7        property is determined under Section 15-176 or 15-177
8        of the Property Tax Code rather than Section 15-175,
9        then the calculation of EAV shall not be affected by
10        the difference, if any, between the amount of the
11        general homestead exemption allowed for that parcel of
12        property under Section 15-176 or 15-177 of the Property
13        Tax Code and the amount that would have been allowed
14        had the general homestead exemption for that parcel of
15        property been determined under Section 15-175 of the
16        Property Tax Code. It is further the intent of this
17        subparagraph (A) that if additional exemptions are
18        allowed under Section 15-175 of the Property Tax Code
19        for owners with a household income of less than
20        $30,000, then the calculation of EAV shall not be
21        affected by the difference, if any, because of those
22        additional exemptions.
23            (B) With respect to any part of an Organizational
24        Unit within a redevelopment project area in respect to
25        which a municipality has adopted tax increment
26        allocation financing pursuant to the Tax Increment

 

 

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1        Allocation Redevelopment Act, Division 74.4 of Article
2        11 of the Illinois Municipal Code, or the Industrial
3        Jobs Recovery Law, Division 74.6 of Article 11 of the
4        Illinois Municipal Code, no part of the current EAV of
5        real property located in any such project area that is
6        attributable to an increase above the total initial EAV
7        of such property shall be used as part of the EAV of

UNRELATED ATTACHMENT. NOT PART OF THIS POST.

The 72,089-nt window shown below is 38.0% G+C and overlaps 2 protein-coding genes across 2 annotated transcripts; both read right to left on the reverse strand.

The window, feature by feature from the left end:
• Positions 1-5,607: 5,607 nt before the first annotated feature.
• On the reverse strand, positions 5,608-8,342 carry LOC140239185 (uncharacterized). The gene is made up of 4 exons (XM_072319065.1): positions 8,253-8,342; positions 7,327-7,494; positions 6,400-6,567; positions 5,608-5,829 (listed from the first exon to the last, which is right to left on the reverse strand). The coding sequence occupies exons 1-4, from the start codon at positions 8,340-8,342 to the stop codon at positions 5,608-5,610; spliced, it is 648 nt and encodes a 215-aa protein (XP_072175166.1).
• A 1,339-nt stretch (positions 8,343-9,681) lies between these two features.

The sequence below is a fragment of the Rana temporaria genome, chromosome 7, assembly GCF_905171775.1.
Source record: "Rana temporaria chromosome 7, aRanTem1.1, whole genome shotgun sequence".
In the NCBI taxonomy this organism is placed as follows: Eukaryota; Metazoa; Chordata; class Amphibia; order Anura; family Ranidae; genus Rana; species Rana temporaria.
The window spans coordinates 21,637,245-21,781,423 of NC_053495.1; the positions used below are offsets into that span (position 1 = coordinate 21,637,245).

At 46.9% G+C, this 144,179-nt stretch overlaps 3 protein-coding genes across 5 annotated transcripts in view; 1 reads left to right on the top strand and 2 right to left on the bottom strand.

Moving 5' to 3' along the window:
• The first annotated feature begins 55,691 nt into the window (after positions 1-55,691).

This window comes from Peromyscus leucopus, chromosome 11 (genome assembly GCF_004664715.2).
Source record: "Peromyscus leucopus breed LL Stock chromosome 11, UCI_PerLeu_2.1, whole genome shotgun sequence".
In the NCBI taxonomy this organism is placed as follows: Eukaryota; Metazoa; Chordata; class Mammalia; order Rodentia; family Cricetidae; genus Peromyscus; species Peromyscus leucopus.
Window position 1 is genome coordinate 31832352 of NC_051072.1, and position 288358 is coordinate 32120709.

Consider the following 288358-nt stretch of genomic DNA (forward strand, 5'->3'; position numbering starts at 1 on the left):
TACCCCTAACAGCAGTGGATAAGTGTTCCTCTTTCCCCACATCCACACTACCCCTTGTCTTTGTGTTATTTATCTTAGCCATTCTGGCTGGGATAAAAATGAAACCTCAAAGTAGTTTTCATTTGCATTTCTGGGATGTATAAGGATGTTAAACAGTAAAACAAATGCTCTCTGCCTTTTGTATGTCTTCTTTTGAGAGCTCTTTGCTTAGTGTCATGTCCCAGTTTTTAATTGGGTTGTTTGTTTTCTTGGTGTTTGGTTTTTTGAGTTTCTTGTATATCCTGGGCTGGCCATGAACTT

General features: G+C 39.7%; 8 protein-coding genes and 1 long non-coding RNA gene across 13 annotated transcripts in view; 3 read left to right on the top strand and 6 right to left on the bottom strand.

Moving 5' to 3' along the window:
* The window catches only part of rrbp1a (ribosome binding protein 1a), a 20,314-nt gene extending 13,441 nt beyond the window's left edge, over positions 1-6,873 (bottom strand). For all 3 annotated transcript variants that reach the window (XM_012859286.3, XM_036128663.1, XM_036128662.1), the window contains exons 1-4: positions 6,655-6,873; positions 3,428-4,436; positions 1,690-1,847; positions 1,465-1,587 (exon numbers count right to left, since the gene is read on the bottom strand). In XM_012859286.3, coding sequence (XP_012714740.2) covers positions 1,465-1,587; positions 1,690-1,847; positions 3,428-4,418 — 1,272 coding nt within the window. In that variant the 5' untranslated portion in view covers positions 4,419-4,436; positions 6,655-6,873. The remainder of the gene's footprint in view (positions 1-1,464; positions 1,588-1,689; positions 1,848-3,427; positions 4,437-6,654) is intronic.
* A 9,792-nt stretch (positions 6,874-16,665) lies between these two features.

8        the Organizational Unit, until such time as all
9        redevelopment project costs have been paid, as
10        provided in Section 11-74.4-8 of the Tax Increment
11        Allocation Redevelopment Act or in Section 11-74.6-35
12        of the Industrial Jobs Recovery Law. For the purpose of
13        the EAV of the Organizational Unit, the total initial
14        EAV or the current EAV, whichever is lower, shall be
15        used until such time as all redevelopment project costs
16        have been paid.
17            (B-5) The real property equalized assessed
18        valuation for a school district shall be adjusted by
19        subtracting from the real property value, as equalized
20        or assessed by the Department of Revenue, for the
21        district an amount computed by dividing the amount of
22        any abatement of taxes under Section 18-170 of the
23        Property Tax Code by 3.00% for a district maintaining
24        grades kindergarten through 12, by 2.30% for a district
25        maintaining grades kindergarten through 8, or by 1.05%
26        for a district maintaining grades 9 through 12 and

 

 

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1        adjusted by an amount computed by dividing the amount
2        of any abatement of taxes under subsection (a) of
3        Section 18-165 of the Property Tax Code by the same
4        percentage rates for district type as specified in this
5        subparagraph (B-5).
6            (C) For Organizational Units that are Hybrid
7        Districts, the State Superintendent shall use the
8        lesser of the adjusted equalized assessed valuation
9        for property within the partial elementary unit
10        district for elementary purposes, as defined in
11        Article 11E of this Code, or the adjusted equalized
12        assessed valuation for property within the partial
13        elementary unit district for high school purposes, as
14        defined in Article 11E of this Code.
15        (4) An Organizational Unit's Adjusted EAV shall be the
16    average of its EAV over the immediately preceding 3 years